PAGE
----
Location: Sunflower and Plant Biology Research2013 Annual Report
1a. Objectives (from AD-416):
1) Identify resistance to white mold in wide cross and adapted dry and snap bean lines; and 2) Assess the phenotypic and genotypic variation in common bean isolates of Sclerotinia sclerotiorum from major bean production areas.
1b. Approach (from AD-416):
Multiple field location and greenhouse screening tests will be used to determine white mold reaction of putative sources of resistance. These lines will be provided by bean breeders and pathologists from recombinant inbred line populations, interspecific hybridizations, and breeding lines. Field plots will be located in areas of Oregon, Michigan, Wisconsin, North Dakota, Nebraska, and Washington with a history of white mold. All field locations plus Idaho, Colorado and New York will conduct greenhouse tests. Variations in dry and snap bean isolates of S. sclerotiorum will be assessed by determining mycelial compatibility groups of isolates from bean growing areas in the U.S., and comparing them with compatibility groups from white mold screening nurseries in the same area, e.g. Red River Valley, ND. The aggressiveness of the above S. scleroriorum isolates will be determined by the straw test. The intraspecific variation in S. scleroriorum greenhouse isolates and field isolates collected at each screening trial site and bean growing areas will be determined by the use of 16 microsatellite-specific primers. Isolate by location interaction will be studied in inoculated fields. Pathogen variation knowledge will guide use of specific screening isolates for breeders and plant pathologists.
3. Progress Report:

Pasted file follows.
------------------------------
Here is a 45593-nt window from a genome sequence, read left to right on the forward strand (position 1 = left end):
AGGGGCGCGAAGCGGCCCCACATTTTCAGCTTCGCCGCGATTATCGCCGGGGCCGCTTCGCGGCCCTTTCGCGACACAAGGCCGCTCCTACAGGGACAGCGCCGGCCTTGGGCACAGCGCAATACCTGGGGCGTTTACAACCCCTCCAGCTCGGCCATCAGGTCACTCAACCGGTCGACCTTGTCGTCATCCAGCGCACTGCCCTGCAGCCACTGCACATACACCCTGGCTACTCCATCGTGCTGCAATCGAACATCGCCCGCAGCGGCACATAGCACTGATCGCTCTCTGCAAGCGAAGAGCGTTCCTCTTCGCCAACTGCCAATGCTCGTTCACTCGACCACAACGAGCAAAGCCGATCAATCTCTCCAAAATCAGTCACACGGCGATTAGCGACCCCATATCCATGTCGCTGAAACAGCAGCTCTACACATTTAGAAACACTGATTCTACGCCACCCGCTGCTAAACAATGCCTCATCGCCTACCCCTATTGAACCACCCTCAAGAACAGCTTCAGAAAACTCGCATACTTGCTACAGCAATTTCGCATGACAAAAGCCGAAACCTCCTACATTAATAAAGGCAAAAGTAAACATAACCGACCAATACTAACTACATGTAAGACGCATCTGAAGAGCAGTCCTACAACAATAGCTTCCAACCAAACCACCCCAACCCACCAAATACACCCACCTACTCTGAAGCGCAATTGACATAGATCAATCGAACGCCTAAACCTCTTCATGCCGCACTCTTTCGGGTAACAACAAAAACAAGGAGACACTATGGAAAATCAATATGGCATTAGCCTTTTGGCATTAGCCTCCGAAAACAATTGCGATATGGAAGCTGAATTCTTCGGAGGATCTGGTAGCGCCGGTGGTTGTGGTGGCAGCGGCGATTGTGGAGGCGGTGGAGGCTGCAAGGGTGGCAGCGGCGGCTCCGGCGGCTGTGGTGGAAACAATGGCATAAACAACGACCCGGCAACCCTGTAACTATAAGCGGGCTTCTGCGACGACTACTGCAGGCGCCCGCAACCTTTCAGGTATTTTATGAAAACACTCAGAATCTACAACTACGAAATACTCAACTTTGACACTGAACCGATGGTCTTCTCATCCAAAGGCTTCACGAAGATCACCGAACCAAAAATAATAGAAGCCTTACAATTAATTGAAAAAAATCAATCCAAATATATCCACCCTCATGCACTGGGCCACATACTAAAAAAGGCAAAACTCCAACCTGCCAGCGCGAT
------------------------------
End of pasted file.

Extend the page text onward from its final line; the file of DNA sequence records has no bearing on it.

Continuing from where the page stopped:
This project was initiated on July 1, 2012, research is ongoing, and the overall objectives are to identify sources of resistance to Sclerotinia sclerotiorum in adapted common bean lines and assess the genetic variation in common bean isolates of S. sclerotiorum. The development of common bean cultivars with partial resistance and/or avoidance to white mold (WM) caused by Sclerotinia sclerotiorum would benefit producers by reducing yield loss and reducing input costs for fungicides. One goal is to identify bean germplasm supplied by bean breeders from across the USA with broad and/or specific partial resistance to WM. There were six field tests conducted in six locations. Nebraska, North Dakota and Wisconsin did not have results due to weather. These problems that resulted in no data were disappointing, but demonstrate the importance of testing in multiple locations. In the field tests, all nine lines were significantly more resistant than the susceptible cultivar Beryl. The results from the three fields that reported WM disease substantiate that two bean lines, A195 and VRW32, developed with NSI support, has resistance similar to G122 (resistant check). The remaining seven lines, also developed by NSI support, were rated as having intermediate resistance in navy, small red, pinto and great northern seed classes. The greenhouse straw test results were used to identify 11 bean lines with resistance similar to G122. There were four lines that showed intermediate resistance in the field but were susceptible in the greenhouse test. These lines exhibited escape or avoidance mechanisms which can be useful where WM is not severe. Navy, small red and pinto lines exhibited resistance in the field and greenhouse. Pinto, small red, great northern and cranberry seed classes showed resistance in the greenhouse tests. Progress breeders have made in incorporating WM resistance into dry bean lines with commercial potential validates use of multisite screening and National Sclerotinia Initiative support to breeders over the last 10 years. Previous snap beans were released with WM resistance supported by NSI. The second goal is to assess the variation in dry and snap bean isolates of S. sclerotiorum to guide resistance screening. The genetic diversity of 180 S. sclerotiorum isolates representing bean growing regions of the USA as well as Australia, France and Mexico was analyzed using Mycelial Compatibility Grouping (MCG) as well as 16 microsatellite markers that are polymorphic for the isolates we have collected. This process involves generating the complete sequence of simple sequence repeats (SSRs) in the isolates. Cluster analysis using Euclidean distance placed 180 isolates in 15 large clusters and 38 sub clusters. This result indicates a high level of diversity among these isolates. A substantial variation was observed between clusters while most of the isolates within a cluster were similar for all microsatellite markers. Isolates from each single cluster may belong to the same or different MCGs. Isolates from clusters 2 and 11 have the same MCG (these results support the hypothesis that isolates within a single MCG share the same microsatellite allele and may be clonal) while isolates from all other clusters have different MCGs (these results support the hypothesis that MCG is a phenotypic marker system controlled by multiple loci and is not always associated with groups of identical or closely related microsatellite haplotypes). Isolates from clusters other than 2 and 11 have shown polymorphism between isolates of the same cluster and may explain different MCGs found in the same cluster. In total, 145 microsatellite haplotypes were found within the 180 isolates analyzed to date. The remaining 170 isolates will be haplotyped this summer and compared to aggressiveness for detection of associations with location, cluster or MCG. Fungicide sensitivity of these isolates will be tested this fall.